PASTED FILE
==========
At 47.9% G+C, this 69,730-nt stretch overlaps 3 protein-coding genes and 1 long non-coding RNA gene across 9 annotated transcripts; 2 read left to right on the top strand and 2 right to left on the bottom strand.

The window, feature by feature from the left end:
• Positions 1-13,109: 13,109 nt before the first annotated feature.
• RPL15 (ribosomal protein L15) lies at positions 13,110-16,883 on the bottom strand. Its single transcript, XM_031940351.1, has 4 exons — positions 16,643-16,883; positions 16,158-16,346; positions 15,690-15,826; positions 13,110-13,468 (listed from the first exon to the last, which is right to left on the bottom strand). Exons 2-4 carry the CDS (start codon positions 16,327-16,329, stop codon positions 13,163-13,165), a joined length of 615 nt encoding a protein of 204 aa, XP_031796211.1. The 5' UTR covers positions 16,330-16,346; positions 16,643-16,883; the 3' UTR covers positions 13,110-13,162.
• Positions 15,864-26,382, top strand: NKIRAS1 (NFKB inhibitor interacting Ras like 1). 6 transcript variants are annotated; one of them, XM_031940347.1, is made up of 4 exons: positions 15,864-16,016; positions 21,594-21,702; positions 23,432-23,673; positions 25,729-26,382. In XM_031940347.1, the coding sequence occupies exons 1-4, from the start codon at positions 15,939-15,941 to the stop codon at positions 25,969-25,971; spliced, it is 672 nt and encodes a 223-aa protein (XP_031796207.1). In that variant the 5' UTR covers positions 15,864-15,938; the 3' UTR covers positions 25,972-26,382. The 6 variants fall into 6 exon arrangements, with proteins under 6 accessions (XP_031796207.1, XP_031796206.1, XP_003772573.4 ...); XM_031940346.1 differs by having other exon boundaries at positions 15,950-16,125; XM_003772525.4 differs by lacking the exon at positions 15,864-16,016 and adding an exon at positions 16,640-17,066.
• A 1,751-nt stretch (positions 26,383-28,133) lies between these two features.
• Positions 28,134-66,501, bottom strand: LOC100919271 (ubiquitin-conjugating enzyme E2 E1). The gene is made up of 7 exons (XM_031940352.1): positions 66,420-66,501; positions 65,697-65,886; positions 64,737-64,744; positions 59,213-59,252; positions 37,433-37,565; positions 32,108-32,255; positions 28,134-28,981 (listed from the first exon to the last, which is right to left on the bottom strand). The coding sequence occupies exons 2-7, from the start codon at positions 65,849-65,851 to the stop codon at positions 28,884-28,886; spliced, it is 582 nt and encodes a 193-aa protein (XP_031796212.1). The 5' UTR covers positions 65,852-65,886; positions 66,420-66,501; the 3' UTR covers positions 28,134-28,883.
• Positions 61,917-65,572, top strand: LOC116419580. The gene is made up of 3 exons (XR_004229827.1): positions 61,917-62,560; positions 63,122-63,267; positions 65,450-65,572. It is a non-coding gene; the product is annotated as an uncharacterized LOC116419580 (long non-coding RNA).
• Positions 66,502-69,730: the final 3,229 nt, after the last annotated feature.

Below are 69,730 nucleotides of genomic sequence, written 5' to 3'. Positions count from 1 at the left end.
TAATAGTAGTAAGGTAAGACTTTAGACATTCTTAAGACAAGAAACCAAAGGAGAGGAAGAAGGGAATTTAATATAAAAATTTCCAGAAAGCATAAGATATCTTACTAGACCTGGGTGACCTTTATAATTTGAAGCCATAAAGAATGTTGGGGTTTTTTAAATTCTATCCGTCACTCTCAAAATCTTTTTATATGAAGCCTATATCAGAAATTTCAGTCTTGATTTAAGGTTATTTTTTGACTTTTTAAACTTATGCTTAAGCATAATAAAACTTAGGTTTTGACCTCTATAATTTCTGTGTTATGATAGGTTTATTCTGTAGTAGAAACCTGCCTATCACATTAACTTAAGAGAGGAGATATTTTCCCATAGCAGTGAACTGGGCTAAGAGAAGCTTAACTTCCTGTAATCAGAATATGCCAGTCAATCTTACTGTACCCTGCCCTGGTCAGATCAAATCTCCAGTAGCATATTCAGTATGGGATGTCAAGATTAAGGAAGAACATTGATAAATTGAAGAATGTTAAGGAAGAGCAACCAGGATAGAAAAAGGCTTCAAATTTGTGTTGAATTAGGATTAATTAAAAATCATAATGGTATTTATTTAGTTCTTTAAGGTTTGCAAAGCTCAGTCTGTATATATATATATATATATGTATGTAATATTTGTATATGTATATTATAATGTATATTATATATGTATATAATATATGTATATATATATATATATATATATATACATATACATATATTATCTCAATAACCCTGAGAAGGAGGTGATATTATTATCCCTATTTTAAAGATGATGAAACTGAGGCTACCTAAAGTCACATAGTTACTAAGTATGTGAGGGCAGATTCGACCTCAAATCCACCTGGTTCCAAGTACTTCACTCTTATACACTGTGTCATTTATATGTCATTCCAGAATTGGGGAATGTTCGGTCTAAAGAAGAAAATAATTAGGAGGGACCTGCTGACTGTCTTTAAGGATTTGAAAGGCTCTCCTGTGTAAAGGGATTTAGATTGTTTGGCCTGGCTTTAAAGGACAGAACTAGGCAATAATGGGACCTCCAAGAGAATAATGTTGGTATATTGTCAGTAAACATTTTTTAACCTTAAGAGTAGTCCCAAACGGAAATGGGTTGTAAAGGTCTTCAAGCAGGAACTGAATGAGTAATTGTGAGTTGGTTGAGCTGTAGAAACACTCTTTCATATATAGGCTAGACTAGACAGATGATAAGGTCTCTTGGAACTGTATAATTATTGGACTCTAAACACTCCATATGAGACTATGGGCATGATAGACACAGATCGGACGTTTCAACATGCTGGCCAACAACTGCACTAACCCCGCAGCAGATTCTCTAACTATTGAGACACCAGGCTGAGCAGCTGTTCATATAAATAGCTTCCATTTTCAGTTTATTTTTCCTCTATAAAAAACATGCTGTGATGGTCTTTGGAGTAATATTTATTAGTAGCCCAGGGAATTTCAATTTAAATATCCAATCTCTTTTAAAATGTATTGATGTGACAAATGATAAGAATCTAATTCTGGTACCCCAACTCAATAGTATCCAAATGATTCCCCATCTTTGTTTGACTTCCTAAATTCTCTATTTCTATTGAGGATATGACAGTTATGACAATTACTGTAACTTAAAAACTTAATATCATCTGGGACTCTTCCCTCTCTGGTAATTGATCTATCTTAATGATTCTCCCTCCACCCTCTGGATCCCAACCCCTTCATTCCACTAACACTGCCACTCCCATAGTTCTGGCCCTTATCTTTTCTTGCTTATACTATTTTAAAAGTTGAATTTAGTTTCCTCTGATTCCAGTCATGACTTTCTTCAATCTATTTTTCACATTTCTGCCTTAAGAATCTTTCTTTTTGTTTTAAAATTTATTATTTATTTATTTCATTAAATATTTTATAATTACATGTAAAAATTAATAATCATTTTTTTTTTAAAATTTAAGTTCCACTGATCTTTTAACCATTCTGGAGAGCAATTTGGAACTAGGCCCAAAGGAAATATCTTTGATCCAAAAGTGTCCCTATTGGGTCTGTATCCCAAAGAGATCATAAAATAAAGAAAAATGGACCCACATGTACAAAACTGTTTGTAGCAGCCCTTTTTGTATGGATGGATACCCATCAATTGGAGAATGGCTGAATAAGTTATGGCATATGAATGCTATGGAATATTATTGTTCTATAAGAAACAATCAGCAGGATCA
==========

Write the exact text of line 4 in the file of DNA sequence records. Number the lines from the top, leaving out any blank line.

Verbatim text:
• RPL15 (ribosomal protein L15) lies at positions 13,110-16,883 on the bottom strand. Its single transcript, XM_031940351.1, has 4 exons — positions 16,643-16,883; positions 16,158-16,346; positions 15,690-15,826; positions 13,110-13,468 (listed from the first exon to the last, which is right to left on the bottom strand). Exons 2-4 carry the CDS (start codon positions 16,327-16,329, stop codon positions 13,163-13,165), a joined length of 615 nt encoding a protein of 204 aa, XP_031796211.1. The 5' UTR covers positions 16,330-16,346; positions 16,643-16,883; the 3' UTR covers positions 13,110-13,162.